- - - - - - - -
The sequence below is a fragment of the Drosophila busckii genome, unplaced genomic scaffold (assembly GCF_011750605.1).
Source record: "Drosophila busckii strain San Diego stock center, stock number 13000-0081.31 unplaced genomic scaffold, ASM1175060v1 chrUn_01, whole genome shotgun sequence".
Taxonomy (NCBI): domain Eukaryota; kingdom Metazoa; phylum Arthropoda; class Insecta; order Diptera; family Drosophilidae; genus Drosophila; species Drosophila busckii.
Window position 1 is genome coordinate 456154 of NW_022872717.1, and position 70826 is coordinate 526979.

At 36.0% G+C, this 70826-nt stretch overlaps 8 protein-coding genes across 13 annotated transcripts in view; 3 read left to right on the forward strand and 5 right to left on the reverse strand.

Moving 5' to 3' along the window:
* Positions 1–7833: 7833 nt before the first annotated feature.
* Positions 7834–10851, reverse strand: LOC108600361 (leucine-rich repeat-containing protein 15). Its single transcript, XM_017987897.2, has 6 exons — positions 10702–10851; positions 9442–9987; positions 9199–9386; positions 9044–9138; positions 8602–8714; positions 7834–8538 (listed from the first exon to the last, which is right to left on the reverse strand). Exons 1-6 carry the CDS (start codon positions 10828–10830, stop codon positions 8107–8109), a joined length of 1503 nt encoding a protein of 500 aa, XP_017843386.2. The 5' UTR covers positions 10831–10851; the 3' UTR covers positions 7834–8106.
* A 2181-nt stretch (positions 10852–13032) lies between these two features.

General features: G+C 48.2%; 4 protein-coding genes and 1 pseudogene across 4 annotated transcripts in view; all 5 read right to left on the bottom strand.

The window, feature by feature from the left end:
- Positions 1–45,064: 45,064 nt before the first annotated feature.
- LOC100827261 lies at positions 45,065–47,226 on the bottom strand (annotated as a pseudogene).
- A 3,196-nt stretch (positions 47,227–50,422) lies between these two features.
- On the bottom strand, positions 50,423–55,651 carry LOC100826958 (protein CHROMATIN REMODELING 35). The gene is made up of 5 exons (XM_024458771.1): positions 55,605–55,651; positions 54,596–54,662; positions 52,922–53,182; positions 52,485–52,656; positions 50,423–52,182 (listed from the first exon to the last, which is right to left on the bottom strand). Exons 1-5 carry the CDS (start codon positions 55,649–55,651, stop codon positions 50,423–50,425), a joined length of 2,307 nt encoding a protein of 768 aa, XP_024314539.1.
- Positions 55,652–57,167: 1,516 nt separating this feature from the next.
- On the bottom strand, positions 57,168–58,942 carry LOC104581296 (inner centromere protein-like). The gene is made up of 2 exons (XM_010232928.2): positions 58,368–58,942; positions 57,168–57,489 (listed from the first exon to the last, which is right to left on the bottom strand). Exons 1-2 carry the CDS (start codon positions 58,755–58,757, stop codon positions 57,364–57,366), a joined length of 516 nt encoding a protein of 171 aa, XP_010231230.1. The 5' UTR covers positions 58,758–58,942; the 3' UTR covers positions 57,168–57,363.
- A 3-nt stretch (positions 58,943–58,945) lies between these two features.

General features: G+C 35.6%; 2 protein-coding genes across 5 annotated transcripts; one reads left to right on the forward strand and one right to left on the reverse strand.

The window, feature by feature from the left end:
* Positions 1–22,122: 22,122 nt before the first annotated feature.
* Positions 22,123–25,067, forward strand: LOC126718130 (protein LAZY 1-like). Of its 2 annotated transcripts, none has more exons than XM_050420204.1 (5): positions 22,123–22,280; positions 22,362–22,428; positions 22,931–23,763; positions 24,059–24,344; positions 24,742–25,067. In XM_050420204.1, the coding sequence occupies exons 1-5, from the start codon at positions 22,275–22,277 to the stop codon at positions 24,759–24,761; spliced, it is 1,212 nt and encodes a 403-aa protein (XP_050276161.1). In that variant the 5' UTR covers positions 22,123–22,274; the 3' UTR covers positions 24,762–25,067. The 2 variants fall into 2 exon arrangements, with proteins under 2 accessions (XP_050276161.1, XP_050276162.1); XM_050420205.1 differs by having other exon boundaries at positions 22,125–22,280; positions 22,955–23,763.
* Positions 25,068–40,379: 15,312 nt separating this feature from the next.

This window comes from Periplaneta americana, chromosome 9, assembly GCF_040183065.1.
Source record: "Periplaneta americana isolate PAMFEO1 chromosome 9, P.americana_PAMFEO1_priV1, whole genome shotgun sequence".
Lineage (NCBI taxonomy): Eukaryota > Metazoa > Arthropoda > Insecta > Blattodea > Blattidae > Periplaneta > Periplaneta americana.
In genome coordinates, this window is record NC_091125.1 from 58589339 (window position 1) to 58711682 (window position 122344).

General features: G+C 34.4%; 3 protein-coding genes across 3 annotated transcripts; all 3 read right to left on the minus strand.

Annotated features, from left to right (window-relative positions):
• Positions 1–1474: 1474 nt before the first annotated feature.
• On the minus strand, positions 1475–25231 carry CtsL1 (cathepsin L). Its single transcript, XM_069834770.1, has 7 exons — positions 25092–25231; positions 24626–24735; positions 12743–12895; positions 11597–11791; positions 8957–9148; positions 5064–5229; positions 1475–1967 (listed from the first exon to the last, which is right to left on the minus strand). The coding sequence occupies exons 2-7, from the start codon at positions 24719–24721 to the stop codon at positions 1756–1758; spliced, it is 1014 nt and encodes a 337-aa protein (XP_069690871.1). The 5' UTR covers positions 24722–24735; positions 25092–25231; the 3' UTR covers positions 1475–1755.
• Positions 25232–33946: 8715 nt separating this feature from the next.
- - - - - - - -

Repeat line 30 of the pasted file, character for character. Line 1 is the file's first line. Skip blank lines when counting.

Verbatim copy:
• Positions 1–1474: 1474 nt before the first annotated feature.